Legislative Process

There were numerous attempts to amend HB 655 during the 2013 session. First, to allow for a one year moratorium instead of complete preemption while the Task Force created in this bill conducts its business to study the effects of sick time policies on businesses. The second attempt was to allow for any pending referendums currently on the ballot to be carved out of the law so that voters would not be disenfranchised. That amendment also failed.

Our legislature failed to expand access to health care during the 2013 session so that more than one million more Floridians could have access to quality, affordable health care. Now, the Florida Legislature has moved to ensure that those individuals who are sick, or who need to care for a sick child, sick parent, sick spouse, or domestic partner could also lose their job.

Public Opinion

A recent PPP Poll found that 80% support Earned Sick Time (65% strongly support). A full 60% support the right of local governments and voters to make their own laws (41% strongly support), while 51% do not trust the Florida Legislature to make the right decisions for local communities and middle class families.  Of women who were surveyed, 86% support Earned Sick Time (73% strongly support).

Denying local communities of the control to deal with this issue, while the legislature fails to enact a statewide policy is the wrong direction for this state and we urge you to veto HB 655.


Pat Schroeder, Celebration, FL - The first woman elected to Congress from Colorado who helped pass the Family Medical Leave Act

Nancy Argenziano, Dunnellon, FL- Former Public Service Commissioner and Florida state senator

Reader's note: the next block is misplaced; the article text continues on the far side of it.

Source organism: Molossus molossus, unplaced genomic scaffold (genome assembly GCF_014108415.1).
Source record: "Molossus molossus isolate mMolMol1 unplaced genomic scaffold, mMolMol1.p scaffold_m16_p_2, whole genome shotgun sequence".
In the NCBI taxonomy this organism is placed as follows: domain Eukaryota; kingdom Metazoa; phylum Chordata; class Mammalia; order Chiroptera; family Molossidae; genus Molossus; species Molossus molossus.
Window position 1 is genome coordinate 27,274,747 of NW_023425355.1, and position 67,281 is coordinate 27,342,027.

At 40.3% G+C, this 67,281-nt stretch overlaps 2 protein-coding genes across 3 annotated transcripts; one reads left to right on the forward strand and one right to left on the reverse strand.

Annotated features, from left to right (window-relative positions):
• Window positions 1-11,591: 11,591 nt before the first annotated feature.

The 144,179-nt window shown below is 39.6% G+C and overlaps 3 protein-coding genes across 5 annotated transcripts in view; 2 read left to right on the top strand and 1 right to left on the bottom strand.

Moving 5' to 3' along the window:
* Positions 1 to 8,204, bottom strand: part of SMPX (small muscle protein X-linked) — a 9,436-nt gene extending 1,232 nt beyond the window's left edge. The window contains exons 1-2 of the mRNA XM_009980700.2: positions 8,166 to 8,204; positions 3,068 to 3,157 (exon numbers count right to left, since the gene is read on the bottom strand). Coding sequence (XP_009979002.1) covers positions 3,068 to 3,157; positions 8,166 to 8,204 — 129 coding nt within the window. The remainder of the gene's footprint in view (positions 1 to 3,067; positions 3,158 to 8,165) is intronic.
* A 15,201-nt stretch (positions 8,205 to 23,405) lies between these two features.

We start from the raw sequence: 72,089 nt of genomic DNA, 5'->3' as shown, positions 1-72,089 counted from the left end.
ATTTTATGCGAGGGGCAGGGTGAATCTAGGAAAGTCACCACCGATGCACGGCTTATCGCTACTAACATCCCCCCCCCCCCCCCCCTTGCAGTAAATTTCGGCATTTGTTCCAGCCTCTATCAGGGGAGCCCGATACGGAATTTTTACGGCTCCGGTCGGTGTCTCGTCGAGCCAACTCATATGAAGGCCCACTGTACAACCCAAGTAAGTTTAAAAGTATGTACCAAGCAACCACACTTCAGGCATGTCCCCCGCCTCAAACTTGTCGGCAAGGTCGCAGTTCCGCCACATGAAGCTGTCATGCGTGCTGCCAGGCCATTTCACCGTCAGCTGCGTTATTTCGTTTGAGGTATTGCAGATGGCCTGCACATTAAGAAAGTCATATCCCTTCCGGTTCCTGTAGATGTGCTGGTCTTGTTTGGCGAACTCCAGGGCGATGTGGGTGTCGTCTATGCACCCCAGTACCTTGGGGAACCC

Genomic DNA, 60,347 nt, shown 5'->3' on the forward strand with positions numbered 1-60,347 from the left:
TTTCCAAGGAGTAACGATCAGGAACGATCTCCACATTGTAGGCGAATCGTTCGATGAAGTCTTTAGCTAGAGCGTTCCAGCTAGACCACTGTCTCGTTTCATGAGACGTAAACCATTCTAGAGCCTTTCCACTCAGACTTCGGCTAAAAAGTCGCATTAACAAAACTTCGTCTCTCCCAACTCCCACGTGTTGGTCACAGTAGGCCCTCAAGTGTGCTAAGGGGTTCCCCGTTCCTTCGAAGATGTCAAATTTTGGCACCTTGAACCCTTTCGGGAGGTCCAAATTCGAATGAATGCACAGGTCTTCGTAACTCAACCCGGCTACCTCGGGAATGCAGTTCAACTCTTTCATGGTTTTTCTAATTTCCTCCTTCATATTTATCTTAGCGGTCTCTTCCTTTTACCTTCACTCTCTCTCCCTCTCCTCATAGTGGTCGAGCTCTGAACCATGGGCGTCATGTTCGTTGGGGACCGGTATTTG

Linda Chapin, Orlando, FL- First Woman Orange County Mayor

Ethel Kennedy, South Florida-- Wife of Robert Kennedy

Gloria Steinem, New York- Feminist activist since the late 1960s;  co-founder of Ms. Magazine, co-founded the Women's Media Center and has received numerous journalism and literary awards for her outstanding writing.

Linda Saul-Sena, Tampa - Community advocate and a former Tampa City councilwoman

Lisa Versaci, Miami - Co-founder of Emergent Order

Nan Rich, Weston, FL - Former Florida state senator and Senate Democratic Leader, President of the National NCJW from 1996-1999 and served on the Children and Youth Cabinet in Florida.

Daniella Levine, Miami  - Founder of the Human Services Coalition of Dade County (now renamed Catalyst Miami)

Michelle Dunaj Lucking, Miami - Chair the Miami-Dade County Commission for Women

Donna Slutiak, Ocklawaha, FL- President of the Florida National Organization for Women, Inc.

Nadine Smith, St. Pete - Executive Director of Equality Florida

Stephanie Porta, Orlando - Executive Director of Organize Now

We welcome readers to submit letters regarding articles and content in Orlando Weekly. Letters should be a minimum of 150 words, refer to content that has appeared on Orlando Weekly, and must include the writer's full name, address, and phone number for verification purposes. No attachments will be considered. Writers of letters selected for publication will be notified via email. Letters may be edited and shortened for space.